Santorum: English needed for Puerto Rico statehood

AP News

3/14/2012 10:02:18 PM - AP News

Republican presidential hopeful Rick Santorum said Wednesday that Puerto Rico should only gain statehood if the territory makes English its main language.

In an interview with a San Juan newspaper, El Vocero, Santorum said English would have to be the "main language" if Puerto Rico were to become a state.

"As in any other state, you have to comply with this and any federal law. And that is that English has to be the main language," Santorum told the paper. "There are other states with more than one language as is the case in Hawaii, but to be a state in the United States, English has to be the main language."

There is no federal law designating English as the country's official language, although some states and local governments have adopted such "English only" laws.

Puerto Rico is a U.S. commonwealth. Its residents are U.S. citizens but can only vote for president in the primaries, nor do they have a voting representative in Congress. Puerto Ricans will hold a referendum Nov. 6 on the island's political status. Statehood, independence and no change in status are the three options. Regardless of the outcome, Congress must approve any change in status.

A key sticking point is Puerto Rico's official language, which is Spanish. Most Puerto Ricans feel strongly about maintaining their culture and language. There is concern that as a condition of statehood or to assert its authority over the island, Congress "could require Puerto Rico to adopt English as the only official language of the island," according to a report issued last year by the President's Task Force on Puerto Rico's Status. The task force, however, recommended that "the president and Congress "ensure that Puerto Rico controls its own cultural and linguistic identity."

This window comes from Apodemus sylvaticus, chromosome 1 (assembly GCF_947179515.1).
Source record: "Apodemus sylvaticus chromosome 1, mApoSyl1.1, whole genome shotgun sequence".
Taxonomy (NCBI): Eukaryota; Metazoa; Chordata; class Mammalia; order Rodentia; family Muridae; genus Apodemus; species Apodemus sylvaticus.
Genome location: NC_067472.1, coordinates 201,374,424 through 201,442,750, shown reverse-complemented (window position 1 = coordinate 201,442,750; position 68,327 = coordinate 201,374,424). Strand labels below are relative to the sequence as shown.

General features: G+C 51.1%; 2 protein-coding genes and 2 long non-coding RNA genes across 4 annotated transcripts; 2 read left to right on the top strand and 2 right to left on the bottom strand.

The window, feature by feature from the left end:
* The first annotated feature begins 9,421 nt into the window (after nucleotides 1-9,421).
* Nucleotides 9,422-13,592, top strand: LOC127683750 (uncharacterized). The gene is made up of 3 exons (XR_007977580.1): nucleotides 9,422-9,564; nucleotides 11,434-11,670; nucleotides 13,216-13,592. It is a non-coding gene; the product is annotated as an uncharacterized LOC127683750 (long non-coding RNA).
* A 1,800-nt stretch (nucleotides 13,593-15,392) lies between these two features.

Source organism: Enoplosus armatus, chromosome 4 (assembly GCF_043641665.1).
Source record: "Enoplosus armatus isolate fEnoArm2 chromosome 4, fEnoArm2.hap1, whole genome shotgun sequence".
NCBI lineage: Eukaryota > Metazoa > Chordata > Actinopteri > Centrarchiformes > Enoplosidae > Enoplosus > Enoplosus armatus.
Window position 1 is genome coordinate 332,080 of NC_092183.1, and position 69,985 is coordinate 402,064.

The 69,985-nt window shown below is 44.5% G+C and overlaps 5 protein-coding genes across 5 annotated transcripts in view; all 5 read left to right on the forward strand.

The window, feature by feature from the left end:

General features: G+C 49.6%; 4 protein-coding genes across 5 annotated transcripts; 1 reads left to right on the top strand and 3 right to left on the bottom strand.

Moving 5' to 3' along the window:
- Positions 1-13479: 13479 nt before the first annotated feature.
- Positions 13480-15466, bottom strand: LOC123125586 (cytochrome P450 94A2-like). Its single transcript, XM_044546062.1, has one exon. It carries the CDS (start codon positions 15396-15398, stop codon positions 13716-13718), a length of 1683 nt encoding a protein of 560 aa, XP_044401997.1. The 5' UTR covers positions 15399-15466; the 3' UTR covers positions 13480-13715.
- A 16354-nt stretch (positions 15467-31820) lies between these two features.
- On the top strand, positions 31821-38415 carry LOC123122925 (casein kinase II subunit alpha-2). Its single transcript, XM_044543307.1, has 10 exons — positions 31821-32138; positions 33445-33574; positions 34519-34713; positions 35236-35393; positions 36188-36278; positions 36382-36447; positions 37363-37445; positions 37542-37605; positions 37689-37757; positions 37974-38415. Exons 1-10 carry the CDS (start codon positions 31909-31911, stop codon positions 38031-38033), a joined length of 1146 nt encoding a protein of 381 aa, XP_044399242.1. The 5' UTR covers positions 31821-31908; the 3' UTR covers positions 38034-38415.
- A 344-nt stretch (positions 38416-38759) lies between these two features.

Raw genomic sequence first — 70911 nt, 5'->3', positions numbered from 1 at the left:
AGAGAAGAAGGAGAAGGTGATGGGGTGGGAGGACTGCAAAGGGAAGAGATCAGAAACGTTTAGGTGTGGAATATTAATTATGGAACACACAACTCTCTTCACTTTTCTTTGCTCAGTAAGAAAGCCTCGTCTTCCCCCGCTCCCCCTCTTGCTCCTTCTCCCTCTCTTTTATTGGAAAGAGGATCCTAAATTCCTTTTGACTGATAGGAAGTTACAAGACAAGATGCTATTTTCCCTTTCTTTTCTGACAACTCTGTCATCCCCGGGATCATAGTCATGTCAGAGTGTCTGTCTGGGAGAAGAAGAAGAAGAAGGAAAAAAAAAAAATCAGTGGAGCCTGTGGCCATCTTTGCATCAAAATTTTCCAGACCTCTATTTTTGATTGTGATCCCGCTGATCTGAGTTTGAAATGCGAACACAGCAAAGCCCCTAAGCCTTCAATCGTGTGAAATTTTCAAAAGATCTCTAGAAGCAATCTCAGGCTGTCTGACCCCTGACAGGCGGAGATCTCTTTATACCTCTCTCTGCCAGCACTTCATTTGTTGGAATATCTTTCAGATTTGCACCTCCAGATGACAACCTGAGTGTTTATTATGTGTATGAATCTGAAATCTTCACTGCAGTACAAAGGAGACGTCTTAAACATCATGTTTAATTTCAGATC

Santorum was in San Juan campaigning for Sunday's GOP presidential primary. He met with Gov. Luis Fortuno, who is backing Santorum rival Mitt Romney and held town hall events with veterans and local business leaders.

Fortuno backs Romney in large part because the former Massachusetts governor has expressed support for Puerto Rico becoming a state. Santorum has expressed reservations, telling reporters Wednesday that a simple majority in the fall referendum wouldn't be a convincing statement that islanders wanted Puerto Rico become the 51st state.